This article originally appeared in
Pope calls for dialogue with Muslims

Updated 9/25/2006 9:21 PM ET

By Eric J. Lyman, Special for USA TODAY


ROME — In a meeting the Vatican says was
unprecedented in its scope, Pope Benedict XVI
told 20 Muslim ambassadors Monday that he is
committed to a positive dialogue with Islamic
leaders and "our future" depends on the
development of strong relations between the
two faiths.

The meeting, held at the pope's summer
residence just south of Rome, came nearly two
weeks after Benedict sparked worldwide
protests by quoting a 14th-century letter that
said the prophet Mohammed "spread by the
sword the faith he preached"' and his teachings
brought things "evil and inhuman."

The pontiff had twice attempted to quell the
controversy in public remarks before Monday's
meeting. Each time, he stressed that the quote
was not an expression of his personal opinion,
but he stopped short of the full apology demanded by many Muslims.

In a statement, the Vatican called Monday's meeting at Castel Gandolfo with ambassadors of Muslim nations and the Arab League,
plus representatives of Italy's Muslim community, unprecedented. The statement said the meeting was the largest between a sitting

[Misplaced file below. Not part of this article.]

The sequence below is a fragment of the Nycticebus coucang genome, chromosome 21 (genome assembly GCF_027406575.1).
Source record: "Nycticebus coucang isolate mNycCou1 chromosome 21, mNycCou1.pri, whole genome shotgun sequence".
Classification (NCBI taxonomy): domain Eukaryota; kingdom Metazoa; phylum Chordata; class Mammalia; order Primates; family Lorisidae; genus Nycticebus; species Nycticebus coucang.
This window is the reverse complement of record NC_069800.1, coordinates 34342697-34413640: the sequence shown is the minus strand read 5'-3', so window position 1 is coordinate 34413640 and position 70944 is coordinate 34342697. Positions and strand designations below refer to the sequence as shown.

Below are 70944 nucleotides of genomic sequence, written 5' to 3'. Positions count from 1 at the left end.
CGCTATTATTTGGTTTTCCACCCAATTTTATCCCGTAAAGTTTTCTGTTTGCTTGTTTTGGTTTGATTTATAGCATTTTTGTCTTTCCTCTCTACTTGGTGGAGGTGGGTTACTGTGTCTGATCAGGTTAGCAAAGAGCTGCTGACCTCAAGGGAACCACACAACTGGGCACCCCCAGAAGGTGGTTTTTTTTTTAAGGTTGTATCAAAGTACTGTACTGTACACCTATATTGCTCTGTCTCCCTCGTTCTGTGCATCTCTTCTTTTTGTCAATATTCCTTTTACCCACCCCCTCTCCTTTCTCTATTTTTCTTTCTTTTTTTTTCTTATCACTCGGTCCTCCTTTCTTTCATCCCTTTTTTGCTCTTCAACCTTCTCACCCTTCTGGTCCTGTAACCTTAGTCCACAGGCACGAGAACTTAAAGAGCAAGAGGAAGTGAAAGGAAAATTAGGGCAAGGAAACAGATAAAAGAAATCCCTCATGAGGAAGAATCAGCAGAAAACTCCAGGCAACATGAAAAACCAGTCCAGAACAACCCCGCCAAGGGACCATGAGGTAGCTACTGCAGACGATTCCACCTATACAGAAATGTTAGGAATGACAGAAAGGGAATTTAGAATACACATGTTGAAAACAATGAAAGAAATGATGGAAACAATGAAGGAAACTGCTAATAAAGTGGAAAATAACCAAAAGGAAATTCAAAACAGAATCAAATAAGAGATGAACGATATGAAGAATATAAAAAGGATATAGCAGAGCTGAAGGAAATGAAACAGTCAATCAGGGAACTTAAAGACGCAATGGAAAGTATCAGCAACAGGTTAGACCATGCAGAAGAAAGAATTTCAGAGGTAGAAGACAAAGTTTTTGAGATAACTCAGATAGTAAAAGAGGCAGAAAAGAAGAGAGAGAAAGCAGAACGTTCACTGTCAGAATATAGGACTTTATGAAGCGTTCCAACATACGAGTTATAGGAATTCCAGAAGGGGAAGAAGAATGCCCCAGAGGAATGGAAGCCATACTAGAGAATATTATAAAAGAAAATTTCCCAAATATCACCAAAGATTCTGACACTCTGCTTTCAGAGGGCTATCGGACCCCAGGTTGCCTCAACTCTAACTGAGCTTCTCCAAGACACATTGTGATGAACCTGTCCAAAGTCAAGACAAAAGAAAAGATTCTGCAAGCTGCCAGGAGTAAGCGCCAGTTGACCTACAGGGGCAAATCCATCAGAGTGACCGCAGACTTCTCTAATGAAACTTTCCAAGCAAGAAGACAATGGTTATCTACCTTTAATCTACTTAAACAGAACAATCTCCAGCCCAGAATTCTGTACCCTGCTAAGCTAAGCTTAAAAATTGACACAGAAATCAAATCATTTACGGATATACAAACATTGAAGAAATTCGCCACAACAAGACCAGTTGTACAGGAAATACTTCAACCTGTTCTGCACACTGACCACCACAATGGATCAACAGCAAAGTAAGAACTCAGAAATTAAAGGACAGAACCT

pope and Islamic leaders.

    The pontiff spoke briefly in French before greeting and speaking to each
    representative. Benedict did not specifically mention his controversial
    statements Sept. 12 at Germany's Regensburg University.

    He alluded to the speech when he began his remarks by saying, "The
    circumstances which have given rise to our gathering are well-known."

    This time, Benedict quoted himself. He referred to a speech he gave last
    year at World Youth Day in Germany in which he told Muslim leaders that
    dialogue between the two faiths cannot be "reduced to an optional extra."

    That dialogue "is, in fact, a vital necessity on which in large measure our
    future depends," Benedict said.

In his call for "reciprocity in all fields," including religious freedom, Benedict was quoting his predecessor, John Paul II, who was
known for his efforts to increase interfaith dialogue. Before the controversy surrounding Benedict's remarks erupted, that topic had
been a plank of the Holy See's dialogue with some Muslim states such as Saudi Arabia, where non-Muslims cannot worship freely.

Saudi Arabia was not represented at Monday's meeting. Leaders from many other Muslim states were on hand. Among them: Egypt,
Indonesia, Iraq, Lebanon, Sudan and Turkey.

Iraqi representative Albert Edward Ismail Yelda said the pope's new gesture would be enough to put the issue to rest. "The Holy
Father indicated a profound respect for Islam," Ismail Yelda said in televised remarks after the 35-minute session with Benedict. "It is
now the time to put what happened behind all of us and to begin building a bridge" between the two faiths.
Source Page
Copyright 2006 USA TODAY, a division of Gannett Co. Inc.
Pope Benedict XVI meets Muslim envoys Monday at his summer residence in Castel
Gandolfo, outside Rome.
Pope Benedict XVI greets an unidentified Muslim envoy Monday
during a meeting at his summer residence outside Rome.